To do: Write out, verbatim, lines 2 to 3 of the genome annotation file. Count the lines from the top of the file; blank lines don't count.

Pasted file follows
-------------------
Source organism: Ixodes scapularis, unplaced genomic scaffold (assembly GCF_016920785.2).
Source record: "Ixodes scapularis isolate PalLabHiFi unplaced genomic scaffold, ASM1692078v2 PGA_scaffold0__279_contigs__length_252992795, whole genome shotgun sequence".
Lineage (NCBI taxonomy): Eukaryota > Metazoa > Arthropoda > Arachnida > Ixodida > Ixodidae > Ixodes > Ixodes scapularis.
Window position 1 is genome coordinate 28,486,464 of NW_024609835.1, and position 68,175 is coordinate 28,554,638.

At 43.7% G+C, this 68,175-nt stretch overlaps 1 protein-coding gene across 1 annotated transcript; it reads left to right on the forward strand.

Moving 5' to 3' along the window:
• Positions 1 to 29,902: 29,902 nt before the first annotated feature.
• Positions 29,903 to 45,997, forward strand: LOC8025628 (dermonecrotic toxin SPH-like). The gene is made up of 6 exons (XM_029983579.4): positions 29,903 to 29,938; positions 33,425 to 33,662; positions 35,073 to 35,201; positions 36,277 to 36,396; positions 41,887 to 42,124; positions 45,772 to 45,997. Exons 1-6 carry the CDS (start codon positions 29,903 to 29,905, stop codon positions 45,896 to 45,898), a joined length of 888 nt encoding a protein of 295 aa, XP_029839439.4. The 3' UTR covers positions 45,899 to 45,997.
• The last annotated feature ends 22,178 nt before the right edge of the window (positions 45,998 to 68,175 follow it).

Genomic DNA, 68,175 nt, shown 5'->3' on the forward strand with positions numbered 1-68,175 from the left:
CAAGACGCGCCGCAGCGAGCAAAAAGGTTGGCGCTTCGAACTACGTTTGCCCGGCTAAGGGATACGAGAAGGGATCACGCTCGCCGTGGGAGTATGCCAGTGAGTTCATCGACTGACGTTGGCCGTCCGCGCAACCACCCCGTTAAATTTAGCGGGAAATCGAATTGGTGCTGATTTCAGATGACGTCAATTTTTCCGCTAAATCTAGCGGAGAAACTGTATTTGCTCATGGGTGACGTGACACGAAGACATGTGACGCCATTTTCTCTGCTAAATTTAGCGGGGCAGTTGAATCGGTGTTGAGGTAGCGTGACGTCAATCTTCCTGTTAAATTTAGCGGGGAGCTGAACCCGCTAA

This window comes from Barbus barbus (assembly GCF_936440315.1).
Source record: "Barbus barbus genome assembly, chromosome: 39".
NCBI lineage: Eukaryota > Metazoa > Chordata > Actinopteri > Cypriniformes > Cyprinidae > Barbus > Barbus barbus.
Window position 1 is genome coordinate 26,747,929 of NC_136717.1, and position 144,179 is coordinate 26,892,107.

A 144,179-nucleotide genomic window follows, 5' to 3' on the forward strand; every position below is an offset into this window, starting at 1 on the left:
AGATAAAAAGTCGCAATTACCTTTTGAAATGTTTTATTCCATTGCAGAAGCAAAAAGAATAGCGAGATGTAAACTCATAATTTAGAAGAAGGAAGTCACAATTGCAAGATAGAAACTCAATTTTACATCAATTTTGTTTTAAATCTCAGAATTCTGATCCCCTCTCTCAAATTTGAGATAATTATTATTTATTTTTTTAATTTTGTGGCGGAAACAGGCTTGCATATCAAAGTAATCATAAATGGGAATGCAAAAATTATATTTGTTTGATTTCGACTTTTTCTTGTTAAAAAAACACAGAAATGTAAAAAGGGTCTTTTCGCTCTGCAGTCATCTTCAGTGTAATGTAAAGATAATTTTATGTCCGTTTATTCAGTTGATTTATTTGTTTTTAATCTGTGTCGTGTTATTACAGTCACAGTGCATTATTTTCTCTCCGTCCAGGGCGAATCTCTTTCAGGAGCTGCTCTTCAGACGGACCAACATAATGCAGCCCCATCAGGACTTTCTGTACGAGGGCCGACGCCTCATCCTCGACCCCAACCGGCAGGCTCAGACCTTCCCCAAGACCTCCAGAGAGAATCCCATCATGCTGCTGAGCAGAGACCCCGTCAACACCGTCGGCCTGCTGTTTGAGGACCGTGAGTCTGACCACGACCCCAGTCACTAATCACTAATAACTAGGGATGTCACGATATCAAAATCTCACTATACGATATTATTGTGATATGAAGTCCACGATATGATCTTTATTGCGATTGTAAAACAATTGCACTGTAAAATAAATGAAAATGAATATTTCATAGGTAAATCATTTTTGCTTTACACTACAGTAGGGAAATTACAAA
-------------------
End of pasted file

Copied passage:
Source record: "Ixodes scapularis isolate PalLabHiFi unplaced genomic scaffold, ASM1692078v2 PGA_scaffold0__279_contigs__length_252992795, whole genome shotgun sequence".
Lineage (NCBI taxonomy): Eukaryota > Metazoa > Arthropoda > Arachnida > Ixodida > Ixodidae > Ixodes > Ixodes scapularis.